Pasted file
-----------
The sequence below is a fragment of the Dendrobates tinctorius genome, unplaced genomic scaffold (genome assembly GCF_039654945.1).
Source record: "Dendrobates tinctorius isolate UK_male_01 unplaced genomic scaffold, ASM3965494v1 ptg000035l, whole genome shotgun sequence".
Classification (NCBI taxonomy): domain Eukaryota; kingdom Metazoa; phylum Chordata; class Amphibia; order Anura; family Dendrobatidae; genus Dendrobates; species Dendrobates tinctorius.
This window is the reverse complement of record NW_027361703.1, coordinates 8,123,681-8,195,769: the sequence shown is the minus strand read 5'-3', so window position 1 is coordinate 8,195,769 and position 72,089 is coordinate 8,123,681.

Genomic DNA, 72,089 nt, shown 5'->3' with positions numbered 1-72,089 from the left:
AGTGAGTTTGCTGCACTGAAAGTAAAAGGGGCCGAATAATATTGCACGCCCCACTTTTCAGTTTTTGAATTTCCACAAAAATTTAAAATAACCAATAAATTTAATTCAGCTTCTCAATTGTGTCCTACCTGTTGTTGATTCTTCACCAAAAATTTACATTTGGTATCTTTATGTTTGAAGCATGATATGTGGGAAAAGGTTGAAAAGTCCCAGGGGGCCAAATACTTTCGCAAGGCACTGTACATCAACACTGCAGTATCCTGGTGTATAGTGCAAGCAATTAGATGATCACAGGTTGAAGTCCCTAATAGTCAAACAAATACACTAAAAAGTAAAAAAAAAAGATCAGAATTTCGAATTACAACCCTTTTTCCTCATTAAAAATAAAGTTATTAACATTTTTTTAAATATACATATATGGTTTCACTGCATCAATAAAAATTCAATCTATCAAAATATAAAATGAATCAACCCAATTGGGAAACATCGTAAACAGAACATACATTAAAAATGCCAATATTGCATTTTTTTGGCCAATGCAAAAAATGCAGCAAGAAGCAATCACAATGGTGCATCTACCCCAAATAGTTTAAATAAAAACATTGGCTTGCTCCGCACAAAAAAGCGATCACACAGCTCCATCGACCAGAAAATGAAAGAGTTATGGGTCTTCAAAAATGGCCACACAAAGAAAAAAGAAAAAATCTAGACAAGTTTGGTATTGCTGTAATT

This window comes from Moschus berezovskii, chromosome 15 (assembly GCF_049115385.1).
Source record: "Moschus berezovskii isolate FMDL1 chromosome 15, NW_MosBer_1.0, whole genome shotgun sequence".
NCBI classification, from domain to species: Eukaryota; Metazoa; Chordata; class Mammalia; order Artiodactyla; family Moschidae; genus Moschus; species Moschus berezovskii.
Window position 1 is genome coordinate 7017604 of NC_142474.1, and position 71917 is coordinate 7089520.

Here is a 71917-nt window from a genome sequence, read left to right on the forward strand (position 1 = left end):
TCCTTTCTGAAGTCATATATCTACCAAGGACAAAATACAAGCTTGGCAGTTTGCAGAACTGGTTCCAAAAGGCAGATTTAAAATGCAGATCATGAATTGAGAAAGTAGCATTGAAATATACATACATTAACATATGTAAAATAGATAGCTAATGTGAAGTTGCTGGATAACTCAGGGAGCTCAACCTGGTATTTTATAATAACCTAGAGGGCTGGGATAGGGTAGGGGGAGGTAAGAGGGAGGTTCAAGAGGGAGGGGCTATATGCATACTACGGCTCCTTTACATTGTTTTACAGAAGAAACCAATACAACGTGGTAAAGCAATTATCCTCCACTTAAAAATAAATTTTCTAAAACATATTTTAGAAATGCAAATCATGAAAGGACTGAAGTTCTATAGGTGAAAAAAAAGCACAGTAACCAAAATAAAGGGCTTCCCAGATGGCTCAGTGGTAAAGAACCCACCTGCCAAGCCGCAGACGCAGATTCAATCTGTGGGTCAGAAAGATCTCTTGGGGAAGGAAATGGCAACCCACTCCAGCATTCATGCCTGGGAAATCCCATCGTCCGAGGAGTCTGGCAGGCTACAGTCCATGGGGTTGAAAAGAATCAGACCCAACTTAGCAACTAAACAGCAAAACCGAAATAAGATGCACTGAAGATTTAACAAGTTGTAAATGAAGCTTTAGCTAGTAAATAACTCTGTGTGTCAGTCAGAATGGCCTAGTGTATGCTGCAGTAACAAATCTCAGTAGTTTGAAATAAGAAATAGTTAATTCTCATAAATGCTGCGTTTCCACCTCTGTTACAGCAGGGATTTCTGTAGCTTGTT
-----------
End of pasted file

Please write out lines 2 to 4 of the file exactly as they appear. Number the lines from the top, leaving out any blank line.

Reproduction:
Source record: "Dendrobates tinctorius isolate UK_male_01 unplaced genomic scaffold, ASM3965494v1 ptg000035l, whole genome shotgun sequence".
Classification (NCBI taxonomy): domain Eukaryota; kingdom Metazoa; phylum Chordata; class Amphibia; order Anura; family Dendrobatidae; genus Dendrobates; species Dendrobates tinctorius.
This window is the reverse complement of record NW_027361703.1, coordinates 8,123,681-8,195,769: the sequence shown is the minus strand read 5'-3', so window position 1 is coordinate 8,195,769 and position 72,089 is coordinate 8,123,681.